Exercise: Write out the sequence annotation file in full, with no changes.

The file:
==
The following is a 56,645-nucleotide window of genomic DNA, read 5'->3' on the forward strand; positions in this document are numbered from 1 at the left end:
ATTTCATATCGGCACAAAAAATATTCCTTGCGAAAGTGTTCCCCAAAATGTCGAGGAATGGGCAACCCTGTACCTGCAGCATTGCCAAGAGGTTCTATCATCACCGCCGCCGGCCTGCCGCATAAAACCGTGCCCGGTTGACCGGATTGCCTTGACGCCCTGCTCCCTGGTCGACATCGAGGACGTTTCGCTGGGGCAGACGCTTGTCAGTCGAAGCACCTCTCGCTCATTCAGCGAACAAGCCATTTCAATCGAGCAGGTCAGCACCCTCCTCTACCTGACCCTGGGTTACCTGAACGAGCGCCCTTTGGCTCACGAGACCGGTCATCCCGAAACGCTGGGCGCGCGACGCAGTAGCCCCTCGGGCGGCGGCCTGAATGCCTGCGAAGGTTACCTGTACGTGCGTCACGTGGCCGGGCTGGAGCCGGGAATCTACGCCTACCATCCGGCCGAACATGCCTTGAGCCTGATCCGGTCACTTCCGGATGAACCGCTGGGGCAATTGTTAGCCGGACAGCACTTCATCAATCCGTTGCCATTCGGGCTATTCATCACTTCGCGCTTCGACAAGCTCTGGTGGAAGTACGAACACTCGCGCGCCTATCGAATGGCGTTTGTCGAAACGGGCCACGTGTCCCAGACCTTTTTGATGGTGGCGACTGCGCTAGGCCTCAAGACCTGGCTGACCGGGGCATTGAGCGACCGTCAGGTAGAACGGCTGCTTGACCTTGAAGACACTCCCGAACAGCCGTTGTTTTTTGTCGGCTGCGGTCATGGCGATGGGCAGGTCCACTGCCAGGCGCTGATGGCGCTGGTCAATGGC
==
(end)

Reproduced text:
The following is a 56,645-nucleotide window of genomic DNA, read 5'->3' on the forward strand; positions in this document are numbered from 1 at the left end:
ATTTCATATCGGCACAAAAAATATTCCTTGCGAAAGTGTTCCCCAAAATGTCGAGGAATGGGCAACCCTGTACCTGCAGCATTGCCAAGAGGTTCTATCATCACCGCCGCCGGCCTGCCGCATAAAACCGTGCCCGGTTGACCGGATTGCCTTGACGCCCTGCTCCCTGGTCGACATCGAGGACGTTTCGCTGGGGCAGACGCTTGTCAGTCGAAGCACCTCTCGCTCATTCAGCGAACAAGCCATTTCAATCGAGCAGGTCAGCACCCTCCTCTACCTGACCCTGGGTTACCTGAACGAGCGCCCTTTGGCTCACGAGACCGGTCATCCCGAAACGCTGGGCGCGCGACGCAGTAGCCCCTCGGGCGGCGGCCTGAATGCCTGCGAAGGTTACCTGTACGTGCGTCACGTGGCCGGGCTGGAGCCGGGAATCTACGCCTACCATCCGGCCGAACATGCCTTGAGCCTGATCCGGTCACTTCCGGATGAACCGCTGGGGCAATTGTTAGCCGGACAGCACTTCATCAATCCGTTGCCATTCGGGCTATTCATCACTTCGCGCTTCGACAAGCTCTGGTGGAAGTACGAACACTCGCGCGCCTATCGAATGGCGTTTGTCGAAACGGGCCACGTGTCCCAGACCTTTTTGATGGTGGCGACTGCGCTAGGCCTCAAGACCTGGCTGACCGGGGCATTGAGCGACCGTCAGGTAGAACGGCTGCTTGACCTTGAAGACACTCCCGAACAGCCGTTGTTTTTTGTCGGCTGCGGTCATGGCGATGGGCAGGTCCACTGCCAGGCGCTGATGGCGCTGGTCAATGGC